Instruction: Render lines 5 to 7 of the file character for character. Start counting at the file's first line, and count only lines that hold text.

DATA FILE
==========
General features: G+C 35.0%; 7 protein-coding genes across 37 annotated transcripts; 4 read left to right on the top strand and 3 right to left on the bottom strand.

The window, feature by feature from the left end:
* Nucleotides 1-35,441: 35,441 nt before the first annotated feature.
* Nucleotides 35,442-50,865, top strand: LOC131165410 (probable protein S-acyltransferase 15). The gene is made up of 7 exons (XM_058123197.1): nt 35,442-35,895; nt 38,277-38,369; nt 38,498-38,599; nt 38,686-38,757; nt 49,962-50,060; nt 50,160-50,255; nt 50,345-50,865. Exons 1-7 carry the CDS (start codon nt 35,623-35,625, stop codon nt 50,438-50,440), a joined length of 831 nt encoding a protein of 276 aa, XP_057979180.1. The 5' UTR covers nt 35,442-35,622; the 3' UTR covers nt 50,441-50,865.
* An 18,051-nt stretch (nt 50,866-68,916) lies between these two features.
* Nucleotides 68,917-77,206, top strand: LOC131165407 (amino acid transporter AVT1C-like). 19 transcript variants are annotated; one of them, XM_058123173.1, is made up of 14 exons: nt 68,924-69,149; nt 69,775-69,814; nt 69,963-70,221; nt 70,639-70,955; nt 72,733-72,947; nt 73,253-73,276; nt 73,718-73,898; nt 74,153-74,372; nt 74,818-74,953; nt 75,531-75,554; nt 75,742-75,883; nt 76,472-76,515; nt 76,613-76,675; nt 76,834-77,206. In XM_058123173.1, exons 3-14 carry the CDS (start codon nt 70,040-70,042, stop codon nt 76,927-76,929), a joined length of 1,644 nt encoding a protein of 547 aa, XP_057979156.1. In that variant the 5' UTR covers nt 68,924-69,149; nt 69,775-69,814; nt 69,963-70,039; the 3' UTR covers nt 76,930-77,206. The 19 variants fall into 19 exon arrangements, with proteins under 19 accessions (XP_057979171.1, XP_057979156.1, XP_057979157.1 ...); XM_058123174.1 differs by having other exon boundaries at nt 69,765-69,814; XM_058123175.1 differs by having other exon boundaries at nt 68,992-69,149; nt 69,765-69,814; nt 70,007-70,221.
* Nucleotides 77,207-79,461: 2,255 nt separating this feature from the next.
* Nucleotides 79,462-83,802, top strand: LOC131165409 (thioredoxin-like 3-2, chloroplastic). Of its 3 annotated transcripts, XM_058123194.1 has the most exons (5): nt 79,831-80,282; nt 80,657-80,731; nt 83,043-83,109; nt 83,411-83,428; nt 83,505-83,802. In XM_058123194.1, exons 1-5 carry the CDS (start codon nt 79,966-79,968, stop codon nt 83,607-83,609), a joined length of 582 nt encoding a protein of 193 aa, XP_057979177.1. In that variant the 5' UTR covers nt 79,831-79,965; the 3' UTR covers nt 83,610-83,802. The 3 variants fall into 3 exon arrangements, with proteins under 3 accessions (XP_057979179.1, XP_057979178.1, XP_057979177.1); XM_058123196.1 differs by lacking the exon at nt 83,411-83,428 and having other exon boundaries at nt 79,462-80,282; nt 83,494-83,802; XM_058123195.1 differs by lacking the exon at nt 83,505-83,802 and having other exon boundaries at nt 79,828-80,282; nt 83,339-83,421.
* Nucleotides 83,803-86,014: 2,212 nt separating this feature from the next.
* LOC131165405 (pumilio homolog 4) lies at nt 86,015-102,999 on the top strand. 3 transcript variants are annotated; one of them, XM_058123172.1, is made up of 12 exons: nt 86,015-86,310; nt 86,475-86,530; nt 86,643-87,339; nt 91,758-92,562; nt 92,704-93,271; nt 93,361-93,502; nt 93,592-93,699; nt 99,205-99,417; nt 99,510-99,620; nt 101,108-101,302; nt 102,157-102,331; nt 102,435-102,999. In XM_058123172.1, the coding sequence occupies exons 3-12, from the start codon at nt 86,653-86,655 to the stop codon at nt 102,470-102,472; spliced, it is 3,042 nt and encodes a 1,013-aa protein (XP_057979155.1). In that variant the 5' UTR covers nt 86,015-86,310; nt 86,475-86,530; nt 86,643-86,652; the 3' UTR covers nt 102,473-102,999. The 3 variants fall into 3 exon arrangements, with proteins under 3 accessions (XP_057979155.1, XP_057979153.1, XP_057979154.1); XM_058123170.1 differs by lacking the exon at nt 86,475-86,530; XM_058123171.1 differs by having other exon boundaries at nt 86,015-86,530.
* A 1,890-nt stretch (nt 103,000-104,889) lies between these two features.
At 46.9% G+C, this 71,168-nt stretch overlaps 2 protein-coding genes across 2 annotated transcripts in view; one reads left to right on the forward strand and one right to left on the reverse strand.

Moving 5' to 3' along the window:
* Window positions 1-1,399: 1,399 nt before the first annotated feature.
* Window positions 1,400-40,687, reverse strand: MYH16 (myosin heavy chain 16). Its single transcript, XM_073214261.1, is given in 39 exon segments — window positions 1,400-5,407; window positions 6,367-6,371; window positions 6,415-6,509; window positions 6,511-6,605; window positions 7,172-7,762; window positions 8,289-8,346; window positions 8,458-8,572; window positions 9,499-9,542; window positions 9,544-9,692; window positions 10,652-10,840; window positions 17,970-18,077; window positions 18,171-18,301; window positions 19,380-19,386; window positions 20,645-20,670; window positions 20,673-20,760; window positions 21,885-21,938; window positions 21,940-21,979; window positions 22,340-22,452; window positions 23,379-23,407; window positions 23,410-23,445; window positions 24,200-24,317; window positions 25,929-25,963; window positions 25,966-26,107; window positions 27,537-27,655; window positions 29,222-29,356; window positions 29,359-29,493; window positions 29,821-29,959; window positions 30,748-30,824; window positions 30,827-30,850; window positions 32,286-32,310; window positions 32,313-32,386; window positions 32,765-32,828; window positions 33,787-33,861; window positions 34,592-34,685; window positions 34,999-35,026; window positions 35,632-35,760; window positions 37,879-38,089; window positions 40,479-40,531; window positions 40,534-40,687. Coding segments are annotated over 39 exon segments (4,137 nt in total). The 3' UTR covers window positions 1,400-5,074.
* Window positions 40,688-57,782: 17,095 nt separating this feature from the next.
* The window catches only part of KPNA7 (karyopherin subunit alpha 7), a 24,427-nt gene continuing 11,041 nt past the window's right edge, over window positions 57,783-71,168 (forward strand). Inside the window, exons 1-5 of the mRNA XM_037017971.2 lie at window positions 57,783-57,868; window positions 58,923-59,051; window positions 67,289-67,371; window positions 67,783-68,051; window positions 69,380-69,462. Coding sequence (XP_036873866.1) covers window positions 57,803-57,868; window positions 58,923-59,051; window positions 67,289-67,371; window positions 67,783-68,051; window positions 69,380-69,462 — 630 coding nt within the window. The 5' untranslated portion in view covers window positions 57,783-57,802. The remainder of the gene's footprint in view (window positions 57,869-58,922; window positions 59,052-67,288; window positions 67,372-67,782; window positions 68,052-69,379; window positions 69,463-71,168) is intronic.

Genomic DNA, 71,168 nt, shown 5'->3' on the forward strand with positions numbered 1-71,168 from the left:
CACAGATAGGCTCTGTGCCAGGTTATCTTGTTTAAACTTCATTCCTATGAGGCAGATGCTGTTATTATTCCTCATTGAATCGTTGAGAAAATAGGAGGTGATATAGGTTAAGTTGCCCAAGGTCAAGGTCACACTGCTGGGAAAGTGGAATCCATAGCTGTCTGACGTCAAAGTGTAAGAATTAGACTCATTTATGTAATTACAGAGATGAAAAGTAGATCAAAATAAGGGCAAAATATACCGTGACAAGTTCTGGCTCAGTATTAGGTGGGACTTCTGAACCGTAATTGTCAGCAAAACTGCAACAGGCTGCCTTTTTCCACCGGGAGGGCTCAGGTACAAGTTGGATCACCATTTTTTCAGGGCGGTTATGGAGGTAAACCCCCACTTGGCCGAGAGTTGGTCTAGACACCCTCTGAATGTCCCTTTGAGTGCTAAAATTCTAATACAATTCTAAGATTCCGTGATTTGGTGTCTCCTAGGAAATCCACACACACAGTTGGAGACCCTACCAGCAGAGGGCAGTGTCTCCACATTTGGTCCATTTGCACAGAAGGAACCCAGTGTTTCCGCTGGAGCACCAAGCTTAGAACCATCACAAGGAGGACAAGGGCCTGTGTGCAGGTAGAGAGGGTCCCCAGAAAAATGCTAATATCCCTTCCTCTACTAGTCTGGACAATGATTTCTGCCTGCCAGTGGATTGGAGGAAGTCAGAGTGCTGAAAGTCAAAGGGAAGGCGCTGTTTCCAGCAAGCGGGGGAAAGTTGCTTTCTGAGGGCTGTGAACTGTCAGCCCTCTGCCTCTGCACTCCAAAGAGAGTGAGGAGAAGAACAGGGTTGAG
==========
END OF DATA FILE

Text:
* An 18,051-nt stretch (nt 50,866-68,916) lies between these two features.
* Nucleotides 68,917-77,206, top strand: LOC131165407 (amino acid transporter AVT1C-like). 19 transcript variants are annotated; one of them, XM_058123173.1, is made up of 14 exons: nt 68,924-69,149; nt 69,775-69,814; nt 69,963-70,221; nt 70,639-70,955; nt 72,733-72,947; nt 73,253-73,276; nt 73,718-73,898; nt 74,153-74,372; nt 74,818-74,953; nt 75,531-75,554; nt 75,742-75,883; nt 76,472-76,515; nt 76,613-76,675; nt 76,834-77,206. In XM_058123173.1, exons 3-14 carry the CDS (start codon nt 70,040-70,042, stop codon nt 76,927-76,929), a joined length of 1,644 nt encoding a protein of 547 aa, XP_057979156.1. In that variant the 5' UTR covers nt 68,924-69,149; nt 69,775-69,814; nt 69,963-70,039; the 3' UTR covers nt 76,930-77,206. The 19 variants fall into 19 exon arrangements, with proteins under 19 accessions (XP_057979171.1, XP_057979156.1, XP_057979157.1 ...); XM_058123174.1 differs by having other exon boundaries at nt 69,765-69,814; XM_058123175.1 differs by having other exon boundaries at nt 68,992-69,149; nt 69,765-69,814; nt 70,007-70,221.
* Nucleotides 77,207-79,461: 2,255 nt separating this feature from the next.